The Prime Minister is playing an intensely political game.
Apart from attacking the Opposition parties for criticising his demonetisation move, which is par for the course in the cut and thrust of public life, Prime Minister Narendra Modi on Saturday for the first time indicated that the poor — or holders of Jan Dhan or zero-balance accounts — may be rewarded under his rule, but there appeared to be a hint of condoning illegality in the lure. Addressing a pre-election rally at Moradabad in Uttar Pradesh, expected to go to the polls next February, the PM urged the poor, in whose accounts many unscrupulous holders of black money had offloaded some of their cash piles by promising a commission, not to return the money — in effect, to forego the promised cut as they will become the new owners of all of it.
He said he was working on devising ways to make this happen. Essentially, this means that the “black” money, after being deposited in a bank, will become “white”, but under a different ownership.
Will this be taxed? It might be, but this is not so far clear. But one thing is clear. The owners of the Jan Dhan accounts who agreed for a cut to act as money-launderers are now likely to find themselves owners of “white” wealth for taking the trouble to stand in a bank queue, if Mr Modi keeps his word.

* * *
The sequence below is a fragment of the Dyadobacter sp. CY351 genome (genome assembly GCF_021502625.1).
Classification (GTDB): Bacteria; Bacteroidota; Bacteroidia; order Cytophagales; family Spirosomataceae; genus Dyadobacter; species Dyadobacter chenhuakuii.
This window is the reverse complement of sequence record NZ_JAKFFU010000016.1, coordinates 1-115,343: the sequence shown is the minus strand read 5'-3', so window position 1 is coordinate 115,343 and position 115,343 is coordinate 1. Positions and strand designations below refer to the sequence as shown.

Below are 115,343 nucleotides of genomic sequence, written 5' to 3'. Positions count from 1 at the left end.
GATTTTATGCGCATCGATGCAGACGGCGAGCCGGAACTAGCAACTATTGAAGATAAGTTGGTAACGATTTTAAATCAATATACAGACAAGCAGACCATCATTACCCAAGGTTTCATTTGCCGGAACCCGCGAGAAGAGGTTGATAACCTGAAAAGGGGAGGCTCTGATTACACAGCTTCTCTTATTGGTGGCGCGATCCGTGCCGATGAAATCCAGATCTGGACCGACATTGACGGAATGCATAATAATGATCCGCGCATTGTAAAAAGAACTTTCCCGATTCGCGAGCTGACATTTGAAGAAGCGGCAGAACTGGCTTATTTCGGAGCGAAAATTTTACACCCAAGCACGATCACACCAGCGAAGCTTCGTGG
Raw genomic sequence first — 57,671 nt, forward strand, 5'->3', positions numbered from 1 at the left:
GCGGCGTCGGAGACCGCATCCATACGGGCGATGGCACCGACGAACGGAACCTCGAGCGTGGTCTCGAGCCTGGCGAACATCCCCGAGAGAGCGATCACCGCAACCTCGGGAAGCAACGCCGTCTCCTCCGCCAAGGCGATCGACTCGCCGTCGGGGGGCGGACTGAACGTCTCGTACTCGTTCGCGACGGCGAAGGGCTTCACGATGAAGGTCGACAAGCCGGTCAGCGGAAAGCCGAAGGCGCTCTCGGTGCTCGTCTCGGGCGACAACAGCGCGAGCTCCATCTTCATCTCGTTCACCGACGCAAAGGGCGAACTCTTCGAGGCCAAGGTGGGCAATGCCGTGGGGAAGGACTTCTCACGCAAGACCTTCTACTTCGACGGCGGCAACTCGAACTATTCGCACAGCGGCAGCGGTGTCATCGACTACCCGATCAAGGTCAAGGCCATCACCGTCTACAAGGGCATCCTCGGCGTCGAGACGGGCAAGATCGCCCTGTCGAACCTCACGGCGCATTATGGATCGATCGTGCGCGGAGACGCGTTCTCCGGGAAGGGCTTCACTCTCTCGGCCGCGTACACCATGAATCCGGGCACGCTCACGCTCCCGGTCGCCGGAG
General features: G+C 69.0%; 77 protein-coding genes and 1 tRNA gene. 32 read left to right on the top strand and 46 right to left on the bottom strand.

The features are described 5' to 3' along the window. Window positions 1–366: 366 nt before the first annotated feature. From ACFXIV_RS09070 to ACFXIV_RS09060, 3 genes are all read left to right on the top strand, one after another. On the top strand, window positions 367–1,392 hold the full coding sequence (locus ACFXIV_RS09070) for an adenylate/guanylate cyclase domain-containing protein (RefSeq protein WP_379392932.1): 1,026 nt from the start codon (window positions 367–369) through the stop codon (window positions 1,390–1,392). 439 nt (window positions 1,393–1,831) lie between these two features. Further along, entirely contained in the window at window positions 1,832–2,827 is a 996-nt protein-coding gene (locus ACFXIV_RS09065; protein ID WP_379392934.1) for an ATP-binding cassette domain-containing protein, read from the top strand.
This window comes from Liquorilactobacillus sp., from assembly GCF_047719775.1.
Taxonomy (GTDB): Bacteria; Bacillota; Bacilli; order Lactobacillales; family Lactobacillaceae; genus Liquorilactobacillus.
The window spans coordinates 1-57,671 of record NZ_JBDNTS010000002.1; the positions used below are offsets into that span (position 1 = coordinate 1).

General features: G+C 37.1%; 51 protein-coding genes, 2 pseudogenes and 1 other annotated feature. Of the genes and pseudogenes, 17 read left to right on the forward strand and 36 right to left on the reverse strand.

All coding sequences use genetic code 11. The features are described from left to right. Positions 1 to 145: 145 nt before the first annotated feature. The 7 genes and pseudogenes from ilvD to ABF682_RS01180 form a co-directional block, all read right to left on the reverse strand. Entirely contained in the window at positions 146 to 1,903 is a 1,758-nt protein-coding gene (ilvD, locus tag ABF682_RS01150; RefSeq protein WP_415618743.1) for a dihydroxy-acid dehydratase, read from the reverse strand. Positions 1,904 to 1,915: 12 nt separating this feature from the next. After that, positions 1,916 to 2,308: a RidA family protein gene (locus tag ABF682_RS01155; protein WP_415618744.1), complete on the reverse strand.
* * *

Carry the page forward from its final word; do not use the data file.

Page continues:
Effectively, the original owner of the black money will face punishment if the Jan Dhan account holder reveals his identity (which he is likely to do under governmental pressure and for reasons of greed, since he now stands to come into a great deal of money even if he has to pay a tax on it as a price of converting black to white), but the pigeon will not only go scot-free but also be handsomely rewarded.
In short, the illegality committed by him with eyes wide open will be applauded, not punished, because he is poor. The cynical view will be that anything goes in politics at election time.
This is evidently an extraordinary moment in the history of jurisprudence when the holder of the most powerful constitutional office in the land, who has sworn to uphold the law, seems to be endorsing a thoroughly dubious banking deal between two citizens — a rich man and a poor man — to form a joint enterprise to beat the system.
On election-eve, perhaps what he really wishes is to put some cash into the accounts of the poor since he failed in his earlier promise to deposit Rs 15 lakhs in everyone’s account by unearthing black money stashed abroad. The Prime Minister is playing an intensely political game. But he must not sanction any violation of the law.